South America Top 5 Countdown

3. Salar Uyuni & La Paz, Bolivia

Although Bolivia was initially planned as a transit stop from Chile to Peru, I became very intrigued by this country as I started reading up on it. Yes, it had some unique selling points for tourists, such as Salar Uyuni – the largest salt flats in the world; La Paz – the highest capital in the world; and just nearby, the most dangerous road in the world. But what interested me more were its people and history.

Bolivia is the poorest country in South America, has the highest indigenous population, and is a symbol of the ruthless legacy of colonialism left behind by the Spanish. The Europeans pretty much stole this nation’s minerals and in the process created a mining industry that overworked and underpaid the locals under dangerous working conditions¬†and which currently lies dormant. Yet its people are the most hospitable and humble of all the countries I visited, and their resiliency in a harsh climate (both in terms of weather and economy) is a symbol of the strength of South Americans, particularly the indigenous population.

We started a four- day Jeep tour from Chile to Bolivia and through numerous lagoons and salt flats, staying in some very humble ‘hotels’ along the way. We added some new friends: two Italian twin sisters along with their brother and father whose names I easily remembered from the Italian soccer team. Yes, we argued about whether Inter or AC was the better team throughout the journey, and it was bittersweet victory for me when we finally got to catch some live Serie A action in a restaurant and saw my team beat theirs!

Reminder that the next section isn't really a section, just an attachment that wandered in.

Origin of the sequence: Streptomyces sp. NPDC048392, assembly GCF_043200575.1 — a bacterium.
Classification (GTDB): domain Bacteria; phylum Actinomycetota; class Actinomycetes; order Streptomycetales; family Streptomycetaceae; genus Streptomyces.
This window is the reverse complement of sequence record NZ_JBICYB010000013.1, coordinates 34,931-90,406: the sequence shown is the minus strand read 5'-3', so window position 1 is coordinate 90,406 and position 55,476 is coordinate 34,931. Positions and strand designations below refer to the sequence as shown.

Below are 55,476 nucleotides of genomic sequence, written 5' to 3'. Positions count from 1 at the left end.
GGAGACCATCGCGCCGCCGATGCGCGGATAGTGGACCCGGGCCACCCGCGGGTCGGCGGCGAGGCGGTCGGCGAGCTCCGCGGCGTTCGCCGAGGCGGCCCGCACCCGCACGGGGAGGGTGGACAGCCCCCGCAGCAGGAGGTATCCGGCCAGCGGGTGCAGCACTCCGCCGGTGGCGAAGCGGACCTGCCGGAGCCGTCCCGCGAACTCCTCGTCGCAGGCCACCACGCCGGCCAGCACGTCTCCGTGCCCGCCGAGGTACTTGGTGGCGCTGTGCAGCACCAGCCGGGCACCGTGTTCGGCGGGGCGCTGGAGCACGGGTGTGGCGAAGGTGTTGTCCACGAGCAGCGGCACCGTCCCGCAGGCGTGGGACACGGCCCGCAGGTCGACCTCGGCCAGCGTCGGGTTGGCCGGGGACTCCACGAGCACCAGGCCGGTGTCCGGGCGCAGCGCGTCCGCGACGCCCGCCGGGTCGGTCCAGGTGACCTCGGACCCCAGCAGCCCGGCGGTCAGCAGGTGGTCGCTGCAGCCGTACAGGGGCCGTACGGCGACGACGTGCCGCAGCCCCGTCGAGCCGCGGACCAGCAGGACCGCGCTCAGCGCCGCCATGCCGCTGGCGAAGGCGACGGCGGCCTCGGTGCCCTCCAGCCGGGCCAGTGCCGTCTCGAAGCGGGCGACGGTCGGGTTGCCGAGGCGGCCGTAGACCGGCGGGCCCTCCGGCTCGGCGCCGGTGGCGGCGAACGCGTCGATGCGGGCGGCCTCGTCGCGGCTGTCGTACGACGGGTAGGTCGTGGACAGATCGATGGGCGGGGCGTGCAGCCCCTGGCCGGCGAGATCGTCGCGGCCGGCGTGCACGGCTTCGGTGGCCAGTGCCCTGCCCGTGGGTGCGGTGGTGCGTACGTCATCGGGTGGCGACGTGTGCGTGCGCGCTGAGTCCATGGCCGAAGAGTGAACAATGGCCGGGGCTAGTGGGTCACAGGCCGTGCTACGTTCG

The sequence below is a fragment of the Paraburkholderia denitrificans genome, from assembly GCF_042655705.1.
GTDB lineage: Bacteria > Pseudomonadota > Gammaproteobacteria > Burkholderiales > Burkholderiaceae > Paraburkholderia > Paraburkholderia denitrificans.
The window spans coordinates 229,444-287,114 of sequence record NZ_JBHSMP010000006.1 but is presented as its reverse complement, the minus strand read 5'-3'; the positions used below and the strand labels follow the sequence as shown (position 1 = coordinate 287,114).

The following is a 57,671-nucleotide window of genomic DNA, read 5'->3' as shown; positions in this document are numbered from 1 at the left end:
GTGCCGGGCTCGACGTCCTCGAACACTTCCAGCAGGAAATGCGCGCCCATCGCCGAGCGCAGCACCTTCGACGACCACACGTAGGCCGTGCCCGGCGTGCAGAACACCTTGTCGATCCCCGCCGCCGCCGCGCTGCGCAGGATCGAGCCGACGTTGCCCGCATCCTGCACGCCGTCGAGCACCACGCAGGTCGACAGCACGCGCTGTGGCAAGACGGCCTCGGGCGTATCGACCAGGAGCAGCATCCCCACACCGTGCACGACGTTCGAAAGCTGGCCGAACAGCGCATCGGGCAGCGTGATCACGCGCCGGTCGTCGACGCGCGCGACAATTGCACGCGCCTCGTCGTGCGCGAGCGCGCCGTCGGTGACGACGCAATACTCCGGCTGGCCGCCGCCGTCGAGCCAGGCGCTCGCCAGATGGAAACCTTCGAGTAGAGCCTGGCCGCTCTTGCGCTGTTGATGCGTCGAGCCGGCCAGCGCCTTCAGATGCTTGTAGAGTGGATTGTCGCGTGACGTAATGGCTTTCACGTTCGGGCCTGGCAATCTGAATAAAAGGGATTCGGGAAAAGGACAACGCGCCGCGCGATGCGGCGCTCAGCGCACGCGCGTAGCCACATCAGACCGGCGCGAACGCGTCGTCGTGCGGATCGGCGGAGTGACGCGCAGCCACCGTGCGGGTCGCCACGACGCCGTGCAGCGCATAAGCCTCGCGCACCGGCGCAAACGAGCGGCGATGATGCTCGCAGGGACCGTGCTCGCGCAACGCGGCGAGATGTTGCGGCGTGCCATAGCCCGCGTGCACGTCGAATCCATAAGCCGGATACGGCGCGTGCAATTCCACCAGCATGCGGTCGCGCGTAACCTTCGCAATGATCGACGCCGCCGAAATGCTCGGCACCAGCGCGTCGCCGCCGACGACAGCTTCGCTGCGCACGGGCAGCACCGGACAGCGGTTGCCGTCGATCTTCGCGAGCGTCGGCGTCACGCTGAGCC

While I was in Brazil I heard of the Bolivian government’s announcement to raise the price of gas, thus pushing the country to the brink of possible strikes. Knowing this could possibly wipe out the entire Bolivian/Chilean part of my trip, we decided to play it safe and organize our transportation by playing it by ear, ie resort to the unpredictable, uncomfortable, and sometimes dangerous, mode of buses. This resulted in some unique situations, some that didn’t seem so funny at the moment. But thankfully the warmth and kindness of the Bolivian people made it worthwhile and it was definitely a uniquely South American experience!



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